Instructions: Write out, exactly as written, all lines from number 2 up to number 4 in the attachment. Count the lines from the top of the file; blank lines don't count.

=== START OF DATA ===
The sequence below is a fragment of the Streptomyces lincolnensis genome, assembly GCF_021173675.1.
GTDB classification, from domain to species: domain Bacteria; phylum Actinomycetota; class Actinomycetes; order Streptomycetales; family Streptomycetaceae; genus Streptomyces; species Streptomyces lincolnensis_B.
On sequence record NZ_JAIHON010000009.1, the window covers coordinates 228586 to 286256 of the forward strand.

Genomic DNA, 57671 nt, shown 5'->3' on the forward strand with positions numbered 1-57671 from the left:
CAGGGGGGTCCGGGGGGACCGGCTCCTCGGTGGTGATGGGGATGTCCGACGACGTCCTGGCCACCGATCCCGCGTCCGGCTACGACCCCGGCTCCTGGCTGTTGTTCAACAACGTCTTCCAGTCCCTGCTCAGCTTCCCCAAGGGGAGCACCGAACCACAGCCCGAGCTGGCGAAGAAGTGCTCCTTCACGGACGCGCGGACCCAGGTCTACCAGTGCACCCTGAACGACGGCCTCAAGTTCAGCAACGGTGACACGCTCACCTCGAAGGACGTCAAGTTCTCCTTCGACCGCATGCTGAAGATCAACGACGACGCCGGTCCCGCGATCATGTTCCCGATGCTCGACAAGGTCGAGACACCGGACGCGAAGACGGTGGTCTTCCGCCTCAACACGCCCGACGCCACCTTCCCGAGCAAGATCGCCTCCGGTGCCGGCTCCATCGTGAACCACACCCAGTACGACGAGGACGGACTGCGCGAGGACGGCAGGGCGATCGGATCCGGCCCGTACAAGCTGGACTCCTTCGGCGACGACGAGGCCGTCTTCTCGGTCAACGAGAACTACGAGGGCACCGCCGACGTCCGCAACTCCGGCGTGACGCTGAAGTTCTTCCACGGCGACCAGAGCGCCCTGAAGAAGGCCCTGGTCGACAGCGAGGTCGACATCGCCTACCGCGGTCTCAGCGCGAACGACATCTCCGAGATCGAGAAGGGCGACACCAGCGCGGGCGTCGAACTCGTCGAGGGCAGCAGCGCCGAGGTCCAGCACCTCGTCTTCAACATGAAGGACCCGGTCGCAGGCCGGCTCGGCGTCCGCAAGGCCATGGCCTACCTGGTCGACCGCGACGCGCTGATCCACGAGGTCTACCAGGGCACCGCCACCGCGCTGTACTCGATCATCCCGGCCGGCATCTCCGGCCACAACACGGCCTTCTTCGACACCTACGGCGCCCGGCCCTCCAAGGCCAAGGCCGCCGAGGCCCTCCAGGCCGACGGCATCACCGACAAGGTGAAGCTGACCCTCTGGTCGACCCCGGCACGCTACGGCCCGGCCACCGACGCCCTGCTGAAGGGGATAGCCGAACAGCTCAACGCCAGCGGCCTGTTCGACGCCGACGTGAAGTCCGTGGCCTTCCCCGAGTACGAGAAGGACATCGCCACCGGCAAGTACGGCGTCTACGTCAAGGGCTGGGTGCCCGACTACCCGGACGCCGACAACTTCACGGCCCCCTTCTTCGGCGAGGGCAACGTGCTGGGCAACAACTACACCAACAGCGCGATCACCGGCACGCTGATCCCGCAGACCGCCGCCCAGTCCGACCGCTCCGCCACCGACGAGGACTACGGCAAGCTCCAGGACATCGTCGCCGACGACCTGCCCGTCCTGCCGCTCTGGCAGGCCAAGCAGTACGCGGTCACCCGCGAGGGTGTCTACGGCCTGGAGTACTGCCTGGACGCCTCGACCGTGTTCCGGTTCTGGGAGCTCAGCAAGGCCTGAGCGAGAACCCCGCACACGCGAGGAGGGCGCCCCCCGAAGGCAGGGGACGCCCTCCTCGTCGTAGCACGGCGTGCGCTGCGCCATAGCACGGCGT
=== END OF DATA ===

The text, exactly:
GTDB classification, from domain to species: domain Bacteria; phylum Actinomycetota; class Actinomycetes; order Streptomycetales; family Streptomycetaceae; genus Streptomyces; species Streptomyces lincolnensis_B.
On sequence record NZ_JAIHON010000009.1, the window covers coordinates 228586 to 286256 of the forward strand.

Genomic DNA, 57671 nt, shown 5'->3' on the forward strand with positions numbered 1-57671 from the left: